Associations between brain cortical tissue volume and cognitive function in old age are frequently interpreted as suggesting that preservation of cortical tissue is the foundation of successful cognitive aging. However, this association could also, in part, reflect a lifelong association between cognitive ability and cortical tissue. We analyzed data on 588 subjects from the Lothian Birth Cohort 1936 who had intelligence quotient (IQ) scores from the same cognitive test available at both 11 and 70 years of age as well as high-resolution brain magnetic resonance imaging data obtained at approximately 73 years of age. Cortical thickness was estimated at 81 924 sampling points across the cortex for each subject using an automated pipeline. Multiple regression was used to assess associations between cortical thickness and the IQ measures at 11 and 70 years. Childhood IQ accounted for more than two-third of the association between IQ at 70 years and cortical thickness measured at age 73 years. This warns against ascribing a causal interpretation to the association between cognitive ability and cortical tissue in old age based on assumptions about, and exclusive reference to, the aging process and any associated disease. Without early-life measures of cognitive ability, it would have been tempting to conclude that preservation of cortical thickness in old age is a foundation for successful cognitive aging when, instead, it is a lifelong association. This being said, results should not be construed as meaning that all studies on aging require direct measures of childhood IQ, but as suggesting that proxy measures of prior cognitive function can be useful to take into consideration.

  2. Cognitive and behavioral evaluation of nutritional interventions in rodent models of brain aging and dementia

    Science.gov (United States)

    Wahl, Devin; Coogan, Sean CP; Solon-Biet, Samantha M; de Cabo, Rafael; Haran, James B; Raubenheimer, David; Cogger, Victoria C; Mattson, Mark P; Simpson, Stephen J; Le Couteur, David G

    2017-01-01

    Evaluation of behavior and cognition in rodent models underpins mechanistic and interventional studies of brain aging and neurodegenerative diseases, especially dementia. Commonly used tests include Morris water maze, Barnes maze, object recognition, fear conditioning, radial arm water maze, and Y maze. Each of these tests reflects some aspects of human memory including episodic memory, recognition memory, semantic memory, spatial memory, and emotional memory. Although most interventional studies in rodent models of dementia have focused on pharmacological agents, there are an increasing number of studies that have evaluated nutritional interventions including caloric restriction, intermittent fasting, and manipulation of macronutrients. Dietary interventions have been shown to influence various cognitive and behavioral tests in rodents indicating that nutrition can influence brain aging and possibly neurodegeneration. PMID:28932108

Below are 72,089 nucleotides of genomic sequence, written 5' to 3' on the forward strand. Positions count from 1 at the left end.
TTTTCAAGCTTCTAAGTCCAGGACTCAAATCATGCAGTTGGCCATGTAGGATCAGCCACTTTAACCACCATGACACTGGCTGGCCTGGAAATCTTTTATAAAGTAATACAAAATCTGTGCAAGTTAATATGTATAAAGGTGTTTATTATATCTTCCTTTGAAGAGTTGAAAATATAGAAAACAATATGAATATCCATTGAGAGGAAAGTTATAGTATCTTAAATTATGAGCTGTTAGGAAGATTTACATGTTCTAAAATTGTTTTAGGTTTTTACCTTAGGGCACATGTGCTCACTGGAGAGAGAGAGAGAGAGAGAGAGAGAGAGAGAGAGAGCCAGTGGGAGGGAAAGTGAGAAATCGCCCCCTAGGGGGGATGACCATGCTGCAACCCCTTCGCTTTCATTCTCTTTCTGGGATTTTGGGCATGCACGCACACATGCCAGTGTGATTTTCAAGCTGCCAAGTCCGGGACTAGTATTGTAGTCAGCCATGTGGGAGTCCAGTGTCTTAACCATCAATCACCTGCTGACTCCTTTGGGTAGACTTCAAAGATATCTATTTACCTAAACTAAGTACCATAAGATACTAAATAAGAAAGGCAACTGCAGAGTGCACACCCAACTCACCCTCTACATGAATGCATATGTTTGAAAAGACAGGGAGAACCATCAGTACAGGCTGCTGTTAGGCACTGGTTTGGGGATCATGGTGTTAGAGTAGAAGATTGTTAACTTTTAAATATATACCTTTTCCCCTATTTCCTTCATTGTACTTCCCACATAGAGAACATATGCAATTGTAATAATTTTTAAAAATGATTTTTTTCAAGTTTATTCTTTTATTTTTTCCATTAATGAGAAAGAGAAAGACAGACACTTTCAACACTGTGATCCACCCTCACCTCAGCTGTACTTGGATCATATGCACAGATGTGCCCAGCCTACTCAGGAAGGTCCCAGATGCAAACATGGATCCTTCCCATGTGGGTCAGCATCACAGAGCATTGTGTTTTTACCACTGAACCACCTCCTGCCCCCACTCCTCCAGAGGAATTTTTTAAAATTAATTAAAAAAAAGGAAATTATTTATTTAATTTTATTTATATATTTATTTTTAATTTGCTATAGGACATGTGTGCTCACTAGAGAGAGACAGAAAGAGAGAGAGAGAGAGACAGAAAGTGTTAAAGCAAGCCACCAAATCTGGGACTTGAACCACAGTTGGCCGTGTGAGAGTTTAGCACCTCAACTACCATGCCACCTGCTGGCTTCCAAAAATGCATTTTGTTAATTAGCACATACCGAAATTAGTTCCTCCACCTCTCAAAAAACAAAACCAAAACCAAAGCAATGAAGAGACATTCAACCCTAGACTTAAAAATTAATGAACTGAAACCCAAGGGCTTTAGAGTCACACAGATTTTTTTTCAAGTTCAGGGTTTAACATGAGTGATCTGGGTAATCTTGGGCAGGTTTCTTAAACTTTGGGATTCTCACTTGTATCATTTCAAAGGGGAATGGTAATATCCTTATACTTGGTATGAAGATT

3. Age-dependent changes of glyoxalase I expression in human brain.

    Science.gov (United States)

    Kuhla, Björn; Boeck, Katharina; Lüth, Hans-Joachim; Schmidt, Angela; Weigle, Bernd; Schmitz, Marc; Ogunlade, Vera; Münch, Gerald; Arendt, Thomas

    2006-06-01

    Increased modification and crosslinking of proteins by advanced glycation end products (AGEs) is a characteristic feature of aging, and contributes to the formation of many of the lesions of neurodegenerative diseases including neurofibrillary tangles and amyloid plaques in Alzheimer's disease. Therefore, defense mechanisms against AGE formation or detoxification of their precursors such as the glyoxalase system are of particular interest in aging research. Thus, we investigated the age-dependent protein expression, the activity as well as the RNA level of glyoxalase I in Brodmann area 22 (auditory association area of superior temporal gyrus) of the human cerebral cortex. Our immunohistochemical results demonstrate the localization of glyoxalase I in neurons, predominantly pyramidal cells, as well as in astroglia, located predominantly in the subpial region. The number of glyoxalase I expressing neurons and astroglia increases with age, with a peak at approximately 55 years, and progressively decreases thereafter. These results were confirmed by biochemical investigations in total brain tissue, where the RNA, the protein level as well as the activity of glyoxalase I enzyme were analyzed in different age groups. In conclusion, the increase in glyoxalase I expression up to the age of 55 may be a compensatory mechanism against high oxoaldyde levels and the accumulation of AGEs. However, the decline of glyoxalase expression and activity in old age, possibly caused by impairment in transcription or/and translation, may subsequently lead to increased levels of reactive carbonyl compounds, followed by protein crosslinking, inflammation, oxidative stress and neuronal degeneration.